Taiwan Filmmaker Profile: Aileen Li Is Sticking With the Local Focus That Hatched Horror Hit ‘Detention’

Local stories will play an increasingly important role amid the accelerating globalization and exponential growth in OTT platforms, says Aileen Li, winning produce at the Golden Horse Film Project Promotion.

“There have been lots of talks about co-production in the past, but I feel that local stories will take on a leading role. Characteristics of local culture have become more distinctive amid globalization. And if you seize the right topic that resonates with the local audience, foreign audiences will be interested,” the Taiwan-based Li told Variety.

Li’s latest project “SARStorm” won the $35,000 (NT$1 million) grand prize at the Golden Horse FPP on Wednesday. The project, on which Li serves as executive producer and co-director with Li Chun-yang, also won the Catchplay Development Award and the Central Picture Corporation Award, making it the biggest winner of this year’s FPP. “We didn’t expect this. We are very excited,” she said.

“SARStorm” revolves around the battle against SARS at a hospital. The FPP jury praised the project’s “creative ambition to confront current issues head-on through a genre film structure.”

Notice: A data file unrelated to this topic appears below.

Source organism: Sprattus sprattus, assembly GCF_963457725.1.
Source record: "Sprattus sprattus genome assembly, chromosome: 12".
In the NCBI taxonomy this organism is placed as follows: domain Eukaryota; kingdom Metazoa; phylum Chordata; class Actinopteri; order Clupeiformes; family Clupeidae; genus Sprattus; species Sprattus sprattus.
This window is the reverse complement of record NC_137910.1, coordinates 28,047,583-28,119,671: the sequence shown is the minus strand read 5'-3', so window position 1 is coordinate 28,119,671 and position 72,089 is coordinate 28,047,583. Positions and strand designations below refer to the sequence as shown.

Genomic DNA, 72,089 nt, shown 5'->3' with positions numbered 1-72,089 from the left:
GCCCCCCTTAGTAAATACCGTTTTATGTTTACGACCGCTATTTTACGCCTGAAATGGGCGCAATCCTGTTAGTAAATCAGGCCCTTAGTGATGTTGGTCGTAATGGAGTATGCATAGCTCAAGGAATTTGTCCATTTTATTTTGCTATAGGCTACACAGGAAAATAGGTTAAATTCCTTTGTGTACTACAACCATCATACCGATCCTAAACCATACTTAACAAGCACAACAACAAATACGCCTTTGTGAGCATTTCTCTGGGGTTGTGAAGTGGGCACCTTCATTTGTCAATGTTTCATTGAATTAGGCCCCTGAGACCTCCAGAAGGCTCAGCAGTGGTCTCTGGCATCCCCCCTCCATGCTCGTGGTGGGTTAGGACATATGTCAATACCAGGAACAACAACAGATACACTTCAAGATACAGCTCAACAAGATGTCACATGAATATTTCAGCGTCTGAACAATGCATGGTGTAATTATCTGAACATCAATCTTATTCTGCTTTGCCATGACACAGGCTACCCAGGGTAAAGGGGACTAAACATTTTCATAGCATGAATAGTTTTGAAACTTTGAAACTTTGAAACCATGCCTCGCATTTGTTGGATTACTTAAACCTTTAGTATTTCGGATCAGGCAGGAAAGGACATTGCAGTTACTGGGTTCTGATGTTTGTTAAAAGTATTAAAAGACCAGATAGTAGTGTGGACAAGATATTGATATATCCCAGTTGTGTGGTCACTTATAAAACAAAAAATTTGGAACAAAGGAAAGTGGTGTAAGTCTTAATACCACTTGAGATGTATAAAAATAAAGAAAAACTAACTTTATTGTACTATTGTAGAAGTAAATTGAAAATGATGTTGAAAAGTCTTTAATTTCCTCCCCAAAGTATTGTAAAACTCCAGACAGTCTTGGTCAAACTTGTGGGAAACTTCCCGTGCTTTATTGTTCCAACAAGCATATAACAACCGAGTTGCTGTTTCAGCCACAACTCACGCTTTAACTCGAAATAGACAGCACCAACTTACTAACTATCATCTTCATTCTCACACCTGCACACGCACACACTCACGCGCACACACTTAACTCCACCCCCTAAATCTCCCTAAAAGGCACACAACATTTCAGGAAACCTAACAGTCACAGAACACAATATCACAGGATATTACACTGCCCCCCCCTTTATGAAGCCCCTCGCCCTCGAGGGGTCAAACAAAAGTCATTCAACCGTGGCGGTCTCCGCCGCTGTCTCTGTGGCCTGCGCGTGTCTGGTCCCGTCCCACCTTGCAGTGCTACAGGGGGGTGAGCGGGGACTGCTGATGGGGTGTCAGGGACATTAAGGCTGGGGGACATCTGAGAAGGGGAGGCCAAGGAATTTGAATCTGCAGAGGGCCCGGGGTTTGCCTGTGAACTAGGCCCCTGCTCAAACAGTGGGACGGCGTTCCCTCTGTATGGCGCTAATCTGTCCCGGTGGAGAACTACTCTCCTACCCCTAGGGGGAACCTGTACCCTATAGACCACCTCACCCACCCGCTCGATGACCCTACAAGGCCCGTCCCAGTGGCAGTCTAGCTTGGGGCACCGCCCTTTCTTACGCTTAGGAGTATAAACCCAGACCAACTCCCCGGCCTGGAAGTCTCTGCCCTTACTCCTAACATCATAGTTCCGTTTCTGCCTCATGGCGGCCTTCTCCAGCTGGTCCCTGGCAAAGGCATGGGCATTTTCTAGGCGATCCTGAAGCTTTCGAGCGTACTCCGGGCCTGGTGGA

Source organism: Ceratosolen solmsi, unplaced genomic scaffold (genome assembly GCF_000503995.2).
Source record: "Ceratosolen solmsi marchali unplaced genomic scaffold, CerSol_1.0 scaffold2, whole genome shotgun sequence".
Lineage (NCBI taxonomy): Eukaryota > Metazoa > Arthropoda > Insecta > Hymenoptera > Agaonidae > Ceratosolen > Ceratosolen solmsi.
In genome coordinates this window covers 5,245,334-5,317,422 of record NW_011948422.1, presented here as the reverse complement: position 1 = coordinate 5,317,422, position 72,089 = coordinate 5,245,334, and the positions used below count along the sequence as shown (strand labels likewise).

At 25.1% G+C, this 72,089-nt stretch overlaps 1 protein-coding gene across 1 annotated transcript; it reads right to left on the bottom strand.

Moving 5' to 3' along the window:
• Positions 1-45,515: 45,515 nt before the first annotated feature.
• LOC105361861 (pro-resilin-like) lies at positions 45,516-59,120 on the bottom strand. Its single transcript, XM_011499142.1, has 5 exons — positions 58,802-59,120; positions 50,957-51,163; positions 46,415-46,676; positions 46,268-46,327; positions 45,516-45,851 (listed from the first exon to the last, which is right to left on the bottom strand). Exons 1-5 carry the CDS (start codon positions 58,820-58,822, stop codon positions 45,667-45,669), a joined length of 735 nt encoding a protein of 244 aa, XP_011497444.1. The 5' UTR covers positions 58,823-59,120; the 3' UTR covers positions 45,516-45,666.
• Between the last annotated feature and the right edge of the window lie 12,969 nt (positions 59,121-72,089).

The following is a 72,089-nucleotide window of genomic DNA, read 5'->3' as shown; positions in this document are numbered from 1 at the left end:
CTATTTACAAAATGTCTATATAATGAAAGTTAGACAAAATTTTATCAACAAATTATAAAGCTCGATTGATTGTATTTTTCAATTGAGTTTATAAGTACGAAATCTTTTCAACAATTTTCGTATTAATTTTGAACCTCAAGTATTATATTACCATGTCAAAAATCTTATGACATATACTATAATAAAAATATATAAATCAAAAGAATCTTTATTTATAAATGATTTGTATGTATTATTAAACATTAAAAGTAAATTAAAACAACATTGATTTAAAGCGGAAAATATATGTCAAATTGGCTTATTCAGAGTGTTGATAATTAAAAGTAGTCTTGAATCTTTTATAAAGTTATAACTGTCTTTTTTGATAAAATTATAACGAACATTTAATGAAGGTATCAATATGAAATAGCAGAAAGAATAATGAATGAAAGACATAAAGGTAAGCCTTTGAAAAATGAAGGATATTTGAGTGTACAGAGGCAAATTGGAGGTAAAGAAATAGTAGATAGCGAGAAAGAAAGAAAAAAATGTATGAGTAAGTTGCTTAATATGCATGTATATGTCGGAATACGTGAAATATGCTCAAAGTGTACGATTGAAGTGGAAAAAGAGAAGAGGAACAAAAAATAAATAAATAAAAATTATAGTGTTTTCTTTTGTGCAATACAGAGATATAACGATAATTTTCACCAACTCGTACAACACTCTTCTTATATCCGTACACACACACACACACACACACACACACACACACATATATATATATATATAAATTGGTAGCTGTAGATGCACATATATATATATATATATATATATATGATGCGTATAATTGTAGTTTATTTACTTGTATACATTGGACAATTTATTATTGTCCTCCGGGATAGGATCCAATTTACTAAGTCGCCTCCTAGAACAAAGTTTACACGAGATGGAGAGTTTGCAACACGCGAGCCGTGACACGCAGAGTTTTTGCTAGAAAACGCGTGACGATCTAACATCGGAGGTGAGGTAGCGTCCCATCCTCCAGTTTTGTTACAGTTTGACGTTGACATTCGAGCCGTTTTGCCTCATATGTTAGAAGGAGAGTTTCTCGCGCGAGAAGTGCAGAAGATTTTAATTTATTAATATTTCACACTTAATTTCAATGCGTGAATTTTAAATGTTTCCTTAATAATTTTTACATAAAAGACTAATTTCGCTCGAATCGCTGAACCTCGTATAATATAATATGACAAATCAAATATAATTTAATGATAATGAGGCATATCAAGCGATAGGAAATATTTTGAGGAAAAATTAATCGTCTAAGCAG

Li said the team spent three years working on the script. A story set against the backdrop of Taiwan’s painful memories of SARS resonated well with potential local investors that the team met during the three-day FPP meetings. SARS infected 346 people in Taiwan in 2003, killing 73, where 35 of them came from the same hospital. (In contrast to those epidemic times, Taiwan has coped with the COVID-19 pandemic with minimal casualties.)

Although the story might draw attention from a global audience because of the ongoing pandemic, Li has no plan to raise funds abroad for the time being. The project’s budget is expected to be around $2 million.

She wants to preserve the original spirit of the project without distractions from foreign influences, she says. That is an approach similar to that of her acclaimed horror film “Detention,” which was based on a popular locally-developed video game and was set in the period of ‘White Terror’ martial law in Taiwan.

The film went on to be a box office hit not only locally last year but also in Hong Kong and Singapore.

“Most companies we have encountered are mainly Taiwan companies. If my film were about some kind of (global) virus or disease, it might travel better. But I want to focus on the Taiwan experience first,” said Li.

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